Boy Willie and Lymon arrive from Mississippi with a truck load of watermelons to sell. However, Boy Willie's real goal is to sell the family's historic piano, so that he can buy Sutter's land. His sister, Berniece, is dead-set against this. Not long after Boy Willie arrives, Berniece see's Sutter's ghost. She blames Boy Willie for the ghost's presence. The two siblings fight about the ghost and the piano for most of the act. It all comes to a head, when Berniece completely loses it and starts hitting Boy Willie. At this peak of tension, the ghost makes another ghastly appearance, but this time to Berniece's daughter, Maretha.
The bickering over the piano continues, and Sutter's ghost continues to haunt the house. Berniece asks her preacher boyfriend, Avery, to bless the house to get rid of Sutter's ghost. Doaker catches Boy Willie and Lymon trying to take the piano from the house; he refuses to let them do it unless Berniece says it's OK. The piano is too heavy for the two men to lift anyway (and may be held in place by Sutter's ghost). The act peaks when Boy Willie declares that, as soon he gets wheels and rope, he's going to move the piano no matter what.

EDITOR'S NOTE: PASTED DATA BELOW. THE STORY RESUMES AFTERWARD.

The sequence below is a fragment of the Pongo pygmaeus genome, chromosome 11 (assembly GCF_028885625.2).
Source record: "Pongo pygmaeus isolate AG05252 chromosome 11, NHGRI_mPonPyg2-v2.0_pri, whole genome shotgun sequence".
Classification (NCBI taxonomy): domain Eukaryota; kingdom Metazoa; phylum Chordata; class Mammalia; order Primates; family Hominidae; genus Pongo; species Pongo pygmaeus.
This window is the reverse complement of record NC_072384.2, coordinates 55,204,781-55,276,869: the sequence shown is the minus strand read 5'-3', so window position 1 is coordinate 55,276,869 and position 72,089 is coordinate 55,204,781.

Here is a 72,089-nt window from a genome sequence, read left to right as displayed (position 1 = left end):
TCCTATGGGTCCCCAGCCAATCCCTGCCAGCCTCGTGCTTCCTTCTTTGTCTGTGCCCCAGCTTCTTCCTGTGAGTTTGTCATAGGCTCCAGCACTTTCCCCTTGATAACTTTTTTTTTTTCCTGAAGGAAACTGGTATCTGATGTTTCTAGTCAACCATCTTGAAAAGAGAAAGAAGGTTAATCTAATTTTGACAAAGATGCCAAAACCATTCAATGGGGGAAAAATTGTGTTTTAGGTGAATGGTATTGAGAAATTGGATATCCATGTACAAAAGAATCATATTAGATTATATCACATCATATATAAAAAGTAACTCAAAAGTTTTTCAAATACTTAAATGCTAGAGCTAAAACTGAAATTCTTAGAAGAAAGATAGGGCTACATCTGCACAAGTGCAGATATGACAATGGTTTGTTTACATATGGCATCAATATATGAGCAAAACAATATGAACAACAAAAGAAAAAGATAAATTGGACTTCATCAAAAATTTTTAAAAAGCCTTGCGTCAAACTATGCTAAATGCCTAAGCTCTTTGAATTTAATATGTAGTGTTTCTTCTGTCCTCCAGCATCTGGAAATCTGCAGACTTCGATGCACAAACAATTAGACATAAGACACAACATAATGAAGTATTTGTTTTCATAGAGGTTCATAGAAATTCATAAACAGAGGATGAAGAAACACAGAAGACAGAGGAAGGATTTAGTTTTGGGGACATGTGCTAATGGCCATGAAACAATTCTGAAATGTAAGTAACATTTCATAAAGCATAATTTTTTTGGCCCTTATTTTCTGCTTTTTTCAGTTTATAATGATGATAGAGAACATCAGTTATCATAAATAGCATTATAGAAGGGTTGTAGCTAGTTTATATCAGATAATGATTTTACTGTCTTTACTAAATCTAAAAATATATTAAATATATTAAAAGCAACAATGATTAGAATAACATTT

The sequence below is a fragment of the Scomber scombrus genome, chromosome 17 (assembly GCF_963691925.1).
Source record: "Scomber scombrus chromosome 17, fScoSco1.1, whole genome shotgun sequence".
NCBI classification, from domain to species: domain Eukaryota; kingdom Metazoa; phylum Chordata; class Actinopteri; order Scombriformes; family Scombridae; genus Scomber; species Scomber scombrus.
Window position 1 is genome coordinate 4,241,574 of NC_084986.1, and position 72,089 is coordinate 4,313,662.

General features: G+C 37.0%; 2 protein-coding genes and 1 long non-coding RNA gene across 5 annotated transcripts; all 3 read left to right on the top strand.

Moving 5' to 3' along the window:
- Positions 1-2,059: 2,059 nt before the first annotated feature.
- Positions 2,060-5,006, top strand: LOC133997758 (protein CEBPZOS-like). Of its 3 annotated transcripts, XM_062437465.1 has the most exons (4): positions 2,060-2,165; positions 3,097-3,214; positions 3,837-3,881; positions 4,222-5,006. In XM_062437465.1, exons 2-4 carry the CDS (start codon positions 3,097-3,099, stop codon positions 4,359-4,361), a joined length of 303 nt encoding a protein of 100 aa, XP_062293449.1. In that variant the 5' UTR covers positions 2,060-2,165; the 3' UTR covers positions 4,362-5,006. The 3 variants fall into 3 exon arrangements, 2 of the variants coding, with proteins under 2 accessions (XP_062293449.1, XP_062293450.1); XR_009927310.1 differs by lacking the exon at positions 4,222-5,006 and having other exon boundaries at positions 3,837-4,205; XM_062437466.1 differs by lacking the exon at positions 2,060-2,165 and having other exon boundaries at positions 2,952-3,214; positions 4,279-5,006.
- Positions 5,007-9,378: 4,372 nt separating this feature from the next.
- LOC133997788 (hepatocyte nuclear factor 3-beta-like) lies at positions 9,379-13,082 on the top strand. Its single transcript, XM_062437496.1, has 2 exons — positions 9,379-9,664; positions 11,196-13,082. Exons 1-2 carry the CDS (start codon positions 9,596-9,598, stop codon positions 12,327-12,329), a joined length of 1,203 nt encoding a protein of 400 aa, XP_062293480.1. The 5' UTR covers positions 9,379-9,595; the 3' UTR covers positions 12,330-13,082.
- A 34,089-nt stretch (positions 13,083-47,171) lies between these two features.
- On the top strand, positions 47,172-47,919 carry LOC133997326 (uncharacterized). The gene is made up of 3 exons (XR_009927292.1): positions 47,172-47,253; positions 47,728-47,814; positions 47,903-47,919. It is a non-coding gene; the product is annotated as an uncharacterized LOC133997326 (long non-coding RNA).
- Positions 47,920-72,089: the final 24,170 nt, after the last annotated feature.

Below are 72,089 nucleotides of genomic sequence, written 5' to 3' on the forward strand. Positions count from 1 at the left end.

Everything explodes in the third act. When Boy Willie and Lymon try to move the piano again, Berniece threatens Boy Willie with a gun. Avery shows up to bless the house, and the ghost of Sutter attacks. Boy Willie tries to wrestle the ghost, but seems to be fighting a losing battle. The play reaches its thrilling climax when Berniece plays on the piano summoning the spirits of her ancestors and banishing Sutter's ghost. Boy Willie gives up his plan to sell the piano, but tells his sister that she better keep playing on it, or he and Sutter's ghost might just be back.